Vulnerable countries and big polluters alike read victories in UN climate pact, but the prospect of litigation remains live
By Alex Pashley
If climbing sea levels submerge the coral atolls of the Marshall Islands, will its tens of thousands of displaced islanders be able to sue?
Under the terms of a newly-minted global warming accord, that just became harder.
Wealthy countries embedded the concept of ‘loss and damage’ – from extreme weather such as hurricanes or slow-onset events like melting glaciers – for the first time in a UN deal.
Green groups and aid agencies welcomed the result. But it came with a caveat: impacts from an overheating planet can’t “provide a basis for liability or compensation”.
That protects big carbon polluters like the United States and Europe from footing a bill that could run into hundreds of billions of dollars.
Does it mean vulnerable countries just waived their rights to future pay-outs?
Not quite, says Tim Crosland, a British lawyer who runs non-profit Plan B Earth, supporting legal action to ensure countries’ meet long-term carbon-cutting goals.
The clause is in a section of the Paris deal that isn’t binding, rather than the 12-page Agreement, which has legal force.
“That is definitely different and much better outcome than it might have been. Although some ambiguity remains,” Crosland said.
Loss and damage edged into talks in Warsaw in 2013, with a mechanism set up to explore how at-risk countries could receive aid in the event of natural disasters induced by climate change.
It is grounded in the no-harm principle. If you crash into somebody’s car, you are liable to pay them compensation. So if you pollute and it increases the risk of crop failure for an African farmer, you equally can’t pass the buck.
But in international climate politics, responsibility is far murkier.
Proposals this year in Paris tabled by the G77 bloc of developing countries focused on a facility to manage migration prompted by climate change. Insurance for vulnerable populations and beefed-up disaster response also emerged as acceptable compromise measures.
Then in the last days of this month’s summit, the US successfully sought to rule out prospects of climate litigation altogether.
Harjeet Singh, a campaigner at Action Aid called the move “outrageous”. Lured by a support for a stricter 1.5C temperature goal, developing countries “caved in” on the compensation front, he said.
“It pretty much closes the door to any future confrontation. Nobody was planning to file a lawsuit against a country,” he insisted.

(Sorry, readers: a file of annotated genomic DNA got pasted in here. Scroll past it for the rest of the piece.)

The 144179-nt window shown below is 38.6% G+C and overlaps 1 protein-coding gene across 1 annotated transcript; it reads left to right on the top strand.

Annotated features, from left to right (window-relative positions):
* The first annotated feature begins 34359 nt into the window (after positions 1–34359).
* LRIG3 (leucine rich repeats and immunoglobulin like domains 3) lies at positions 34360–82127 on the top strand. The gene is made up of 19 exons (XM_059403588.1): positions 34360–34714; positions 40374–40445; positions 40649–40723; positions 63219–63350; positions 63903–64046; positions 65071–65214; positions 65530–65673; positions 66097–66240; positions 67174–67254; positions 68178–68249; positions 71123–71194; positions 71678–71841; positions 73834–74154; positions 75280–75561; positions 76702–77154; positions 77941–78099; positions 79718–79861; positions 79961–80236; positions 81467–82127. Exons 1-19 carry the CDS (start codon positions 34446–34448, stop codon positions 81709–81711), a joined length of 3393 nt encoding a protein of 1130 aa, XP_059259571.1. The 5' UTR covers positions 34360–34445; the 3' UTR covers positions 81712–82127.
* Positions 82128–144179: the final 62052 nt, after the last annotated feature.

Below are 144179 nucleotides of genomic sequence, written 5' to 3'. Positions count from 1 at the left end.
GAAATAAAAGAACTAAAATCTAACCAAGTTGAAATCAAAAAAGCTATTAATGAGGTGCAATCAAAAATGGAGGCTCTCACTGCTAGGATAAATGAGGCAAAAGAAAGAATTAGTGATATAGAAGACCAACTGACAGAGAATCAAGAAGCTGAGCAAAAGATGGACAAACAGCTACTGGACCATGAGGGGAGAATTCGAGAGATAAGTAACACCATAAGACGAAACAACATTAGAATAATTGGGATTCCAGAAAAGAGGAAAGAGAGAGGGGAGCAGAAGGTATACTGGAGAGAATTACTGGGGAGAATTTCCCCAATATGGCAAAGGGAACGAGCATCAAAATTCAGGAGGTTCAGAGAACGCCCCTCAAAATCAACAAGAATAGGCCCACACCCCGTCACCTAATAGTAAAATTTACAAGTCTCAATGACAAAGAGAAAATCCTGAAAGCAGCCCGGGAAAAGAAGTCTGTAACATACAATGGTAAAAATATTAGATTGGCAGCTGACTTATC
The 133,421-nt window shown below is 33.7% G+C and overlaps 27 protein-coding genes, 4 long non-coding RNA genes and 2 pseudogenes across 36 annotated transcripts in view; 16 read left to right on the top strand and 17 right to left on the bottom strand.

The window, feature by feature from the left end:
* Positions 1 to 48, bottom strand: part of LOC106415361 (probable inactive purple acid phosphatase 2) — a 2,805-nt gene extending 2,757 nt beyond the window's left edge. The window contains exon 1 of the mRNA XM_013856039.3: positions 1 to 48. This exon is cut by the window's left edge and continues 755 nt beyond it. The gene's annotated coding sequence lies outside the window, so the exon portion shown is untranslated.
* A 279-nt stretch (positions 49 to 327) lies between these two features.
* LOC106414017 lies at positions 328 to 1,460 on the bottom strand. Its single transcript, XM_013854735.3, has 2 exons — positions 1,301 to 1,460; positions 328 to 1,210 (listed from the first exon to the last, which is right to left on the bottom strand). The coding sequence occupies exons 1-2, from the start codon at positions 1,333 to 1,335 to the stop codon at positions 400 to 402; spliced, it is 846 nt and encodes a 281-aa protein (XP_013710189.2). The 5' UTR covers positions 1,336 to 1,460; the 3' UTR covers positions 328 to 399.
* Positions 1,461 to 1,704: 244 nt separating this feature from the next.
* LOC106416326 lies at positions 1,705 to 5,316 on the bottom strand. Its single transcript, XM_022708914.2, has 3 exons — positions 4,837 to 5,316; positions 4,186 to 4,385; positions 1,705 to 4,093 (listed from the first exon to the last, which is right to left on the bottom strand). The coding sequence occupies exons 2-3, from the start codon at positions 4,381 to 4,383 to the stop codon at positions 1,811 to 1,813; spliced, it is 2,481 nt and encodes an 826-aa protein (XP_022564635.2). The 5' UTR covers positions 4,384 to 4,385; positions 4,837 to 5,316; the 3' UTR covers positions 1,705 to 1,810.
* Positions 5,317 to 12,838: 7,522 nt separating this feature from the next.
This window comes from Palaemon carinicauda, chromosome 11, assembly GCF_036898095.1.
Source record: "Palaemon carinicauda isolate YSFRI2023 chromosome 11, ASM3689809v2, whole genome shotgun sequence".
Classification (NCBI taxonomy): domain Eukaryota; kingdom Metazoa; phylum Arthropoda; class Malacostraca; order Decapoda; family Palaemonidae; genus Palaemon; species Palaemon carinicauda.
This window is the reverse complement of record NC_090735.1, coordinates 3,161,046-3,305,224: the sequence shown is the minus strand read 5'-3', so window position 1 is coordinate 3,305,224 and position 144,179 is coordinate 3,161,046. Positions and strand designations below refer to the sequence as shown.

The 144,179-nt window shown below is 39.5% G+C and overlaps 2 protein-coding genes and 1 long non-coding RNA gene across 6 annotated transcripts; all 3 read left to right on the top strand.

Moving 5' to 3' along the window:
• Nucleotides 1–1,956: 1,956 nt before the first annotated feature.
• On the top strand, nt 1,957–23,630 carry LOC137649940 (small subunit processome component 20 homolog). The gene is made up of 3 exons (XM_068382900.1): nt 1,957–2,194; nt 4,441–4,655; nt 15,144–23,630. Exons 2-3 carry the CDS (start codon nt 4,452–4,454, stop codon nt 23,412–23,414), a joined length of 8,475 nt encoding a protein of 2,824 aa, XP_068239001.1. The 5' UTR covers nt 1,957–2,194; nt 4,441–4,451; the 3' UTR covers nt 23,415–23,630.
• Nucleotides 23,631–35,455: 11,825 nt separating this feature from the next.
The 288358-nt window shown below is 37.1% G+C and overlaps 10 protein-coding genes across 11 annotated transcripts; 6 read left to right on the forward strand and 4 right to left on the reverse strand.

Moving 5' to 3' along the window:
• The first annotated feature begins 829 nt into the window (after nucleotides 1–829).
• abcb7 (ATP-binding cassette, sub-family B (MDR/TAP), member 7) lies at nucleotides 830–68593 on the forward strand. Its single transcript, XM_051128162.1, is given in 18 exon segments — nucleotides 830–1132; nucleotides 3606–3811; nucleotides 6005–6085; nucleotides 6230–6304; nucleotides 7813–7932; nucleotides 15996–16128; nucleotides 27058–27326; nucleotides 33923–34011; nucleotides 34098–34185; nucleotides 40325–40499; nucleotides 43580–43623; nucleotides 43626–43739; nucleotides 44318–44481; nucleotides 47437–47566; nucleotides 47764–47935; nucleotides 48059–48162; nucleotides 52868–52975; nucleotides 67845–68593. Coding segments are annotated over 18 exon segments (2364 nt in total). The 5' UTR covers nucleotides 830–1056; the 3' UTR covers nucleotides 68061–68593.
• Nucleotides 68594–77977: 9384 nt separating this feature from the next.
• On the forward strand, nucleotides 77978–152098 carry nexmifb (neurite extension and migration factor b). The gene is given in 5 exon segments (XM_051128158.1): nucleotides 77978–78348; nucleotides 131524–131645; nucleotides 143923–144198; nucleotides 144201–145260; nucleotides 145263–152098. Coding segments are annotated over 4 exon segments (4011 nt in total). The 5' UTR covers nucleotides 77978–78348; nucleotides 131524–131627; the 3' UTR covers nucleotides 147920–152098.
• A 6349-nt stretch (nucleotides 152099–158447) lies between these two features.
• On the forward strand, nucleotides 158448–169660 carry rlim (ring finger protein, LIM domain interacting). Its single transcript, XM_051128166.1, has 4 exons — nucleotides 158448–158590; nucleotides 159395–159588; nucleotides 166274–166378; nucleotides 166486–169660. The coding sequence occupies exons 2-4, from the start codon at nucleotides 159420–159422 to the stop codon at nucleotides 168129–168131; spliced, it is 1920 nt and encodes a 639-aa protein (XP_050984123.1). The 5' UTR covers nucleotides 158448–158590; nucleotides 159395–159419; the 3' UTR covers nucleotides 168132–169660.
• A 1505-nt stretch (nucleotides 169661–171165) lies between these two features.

It also arguably reduces the disincentive to cut carbon emissions, by exempting polluters from the repercussions.
The evidence of harm is mounting. Based on national climate pledges, the planet is on track to warm about 2.7C this century – a level scientists say brings catastrophic consequences.
The number of natural disasters has jumped in the last half century, rising nearly eightfold from a yearly average of 56 during the 1960s to 449 per year the first decade of this century. Models show storms are set to become more severe, rainfall more volatile and sea levels higher as ice caps melt.
Still, that comes up against hard political realities. Without assurances, a deal wouldn’t have been “defensible” to American voters, said Nigel Purvis, president of Washington-based consultancy Climate Advisers and insider in the Clinton and Bush administrations.
“There is no way they would have agreed to any provisions on loss and damage that would in their mind have created any risk of liability for the United States,” he said.
On the other hand, it could be argued that by referring to liability and compensation at all, high-emitting countries are tacitly accepting responsibility. That’s the case made by Christoph Schwarte, executive director of UK-based Legal Response Initiative.
“What they are implicitly saying is that if we don’t deal with this, developing countries might have justified claims in the future,” he told Climate Home.
Atoll nations menaced by sea-level rise and desertifying sub-Saharan countries could seize on that admission as they take their pleas beyond the UN climate convention to the International Court of Justice.
With a new agreement creating more uncertainty, it’s a good time to seek advice from The Hague, as the Pacific island of Palau did in 2012, he said.
The next round of annual talks in Morocco in 2016 will revolve around loss and damage, with more talk on displacement, according to Bangadeshi expert Saleemul Huq.
Some climate court cases are already in the works. Greenpeace is sponsoring a suit on behalf of small islands against oil majors like Shell and Exxon, through the Philippines Human Rights Commission.
Yet state versus states clashes are decades away. Severe cyclones and king tides have destroyed infrastructure and crops, but countries remain habitable for now. Nor do recipients of vital foreign aid wish to cut ties with donor countries, Crosland said.
“The point that developing countries will take legal action is when – as the expression goes – the shit hits the fan and they are eventually about to disappear,” LRI’s Schwarte said.
“Now it’s only a few hundred people, but when a few million have to be resettled, that’s when they eventually take it to an international forum and the gloves come off.”